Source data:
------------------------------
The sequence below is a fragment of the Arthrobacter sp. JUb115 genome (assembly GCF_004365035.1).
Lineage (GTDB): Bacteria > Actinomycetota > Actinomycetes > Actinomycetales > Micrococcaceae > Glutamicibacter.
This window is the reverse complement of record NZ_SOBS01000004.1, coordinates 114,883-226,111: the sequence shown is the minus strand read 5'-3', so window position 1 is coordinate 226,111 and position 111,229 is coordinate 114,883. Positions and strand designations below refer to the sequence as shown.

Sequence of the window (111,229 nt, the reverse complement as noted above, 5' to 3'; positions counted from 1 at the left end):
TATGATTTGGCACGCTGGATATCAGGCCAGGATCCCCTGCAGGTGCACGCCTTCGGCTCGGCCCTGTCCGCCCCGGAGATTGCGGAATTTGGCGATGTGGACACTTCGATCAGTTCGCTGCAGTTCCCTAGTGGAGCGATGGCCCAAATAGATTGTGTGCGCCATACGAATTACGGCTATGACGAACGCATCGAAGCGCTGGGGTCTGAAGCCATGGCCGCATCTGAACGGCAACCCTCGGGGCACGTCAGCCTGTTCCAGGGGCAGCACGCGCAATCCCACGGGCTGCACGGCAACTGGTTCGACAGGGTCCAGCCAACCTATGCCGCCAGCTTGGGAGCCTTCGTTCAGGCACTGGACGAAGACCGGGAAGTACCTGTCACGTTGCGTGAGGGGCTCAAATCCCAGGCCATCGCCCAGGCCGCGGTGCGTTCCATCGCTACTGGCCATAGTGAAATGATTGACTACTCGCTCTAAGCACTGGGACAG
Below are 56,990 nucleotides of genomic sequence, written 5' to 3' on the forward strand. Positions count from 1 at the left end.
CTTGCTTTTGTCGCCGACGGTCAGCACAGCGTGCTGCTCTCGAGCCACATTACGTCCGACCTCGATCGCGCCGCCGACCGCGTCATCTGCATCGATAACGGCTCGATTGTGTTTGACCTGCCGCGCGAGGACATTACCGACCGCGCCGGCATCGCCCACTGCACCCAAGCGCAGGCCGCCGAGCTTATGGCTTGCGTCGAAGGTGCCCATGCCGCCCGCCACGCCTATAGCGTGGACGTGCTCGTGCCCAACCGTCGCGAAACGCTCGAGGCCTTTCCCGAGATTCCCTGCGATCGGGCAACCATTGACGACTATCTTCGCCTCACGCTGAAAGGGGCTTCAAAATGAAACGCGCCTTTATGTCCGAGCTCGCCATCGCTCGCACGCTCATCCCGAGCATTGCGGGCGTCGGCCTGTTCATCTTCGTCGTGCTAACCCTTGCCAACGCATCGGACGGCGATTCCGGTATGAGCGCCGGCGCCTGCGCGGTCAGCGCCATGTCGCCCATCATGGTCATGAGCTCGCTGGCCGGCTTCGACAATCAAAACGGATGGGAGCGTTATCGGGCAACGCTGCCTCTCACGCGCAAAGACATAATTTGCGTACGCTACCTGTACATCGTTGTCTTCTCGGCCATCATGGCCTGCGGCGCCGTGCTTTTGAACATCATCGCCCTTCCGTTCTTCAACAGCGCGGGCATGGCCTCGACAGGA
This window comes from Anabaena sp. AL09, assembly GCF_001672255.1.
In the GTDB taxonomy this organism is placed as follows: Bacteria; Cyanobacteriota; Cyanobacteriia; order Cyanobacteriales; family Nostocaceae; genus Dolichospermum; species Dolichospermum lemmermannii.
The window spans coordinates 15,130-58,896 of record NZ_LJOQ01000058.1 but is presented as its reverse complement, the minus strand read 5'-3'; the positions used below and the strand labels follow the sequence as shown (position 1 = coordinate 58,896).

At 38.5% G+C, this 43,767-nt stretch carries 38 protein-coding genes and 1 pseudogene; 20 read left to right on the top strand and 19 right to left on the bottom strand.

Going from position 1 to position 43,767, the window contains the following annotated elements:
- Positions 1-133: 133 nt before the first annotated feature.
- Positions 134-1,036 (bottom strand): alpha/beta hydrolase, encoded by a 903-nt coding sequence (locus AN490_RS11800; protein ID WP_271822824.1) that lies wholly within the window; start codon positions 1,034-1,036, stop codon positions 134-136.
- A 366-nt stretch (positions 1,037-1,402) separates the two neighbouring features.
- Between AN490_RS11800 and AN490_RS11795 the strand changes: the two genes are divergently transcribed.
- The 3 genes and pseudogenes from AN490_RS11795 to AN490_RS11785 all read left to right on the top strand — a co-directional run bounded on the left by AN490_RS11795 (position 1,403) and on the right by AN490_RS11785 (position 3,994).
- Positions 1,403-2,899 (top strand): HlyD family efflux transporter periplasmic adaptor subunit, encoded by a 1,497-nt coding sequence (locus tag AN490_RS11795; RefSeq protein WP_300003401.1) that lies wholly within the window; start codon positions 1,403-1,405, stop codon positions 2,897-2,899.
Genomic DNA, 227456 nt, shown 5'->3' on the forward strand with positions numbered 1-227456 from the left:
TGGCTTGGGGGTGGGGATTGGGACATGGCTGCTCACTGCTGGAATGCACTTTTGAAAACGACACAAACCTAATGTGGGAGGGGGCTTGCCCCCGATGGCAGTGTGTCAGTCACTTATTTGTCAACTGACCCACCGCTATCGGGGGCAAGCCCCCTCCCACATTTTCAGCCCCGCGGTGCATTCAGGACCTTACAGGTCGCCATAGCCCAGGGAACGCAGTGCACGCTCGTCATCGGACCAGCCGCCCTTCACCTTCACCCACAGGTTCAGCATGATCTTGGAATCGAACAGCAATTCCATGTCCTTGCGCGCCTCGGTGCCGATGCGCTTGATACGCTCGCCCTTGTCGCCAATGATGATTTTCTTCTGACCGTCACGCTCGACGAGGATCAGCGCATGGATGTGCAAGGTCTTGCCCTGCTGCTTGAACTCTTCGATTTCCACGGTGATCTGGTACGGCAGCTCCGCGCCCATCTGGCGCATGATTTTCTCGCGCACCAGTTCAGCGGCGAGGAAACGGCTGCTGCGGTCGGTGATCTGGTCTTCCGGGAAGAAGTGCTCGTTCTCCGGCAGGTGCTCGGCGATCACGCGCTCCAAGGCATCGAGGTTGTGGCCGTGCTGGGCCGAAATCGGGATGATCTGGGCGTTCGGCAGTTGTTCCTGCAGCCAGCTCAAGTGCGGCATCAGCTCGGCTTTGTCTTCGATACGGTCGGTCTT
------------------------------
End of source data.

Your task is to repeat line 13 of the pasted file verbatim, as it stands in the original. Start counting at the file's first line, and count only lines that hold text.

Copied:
- Positions 1-133: 133 nt before the first annotated feature.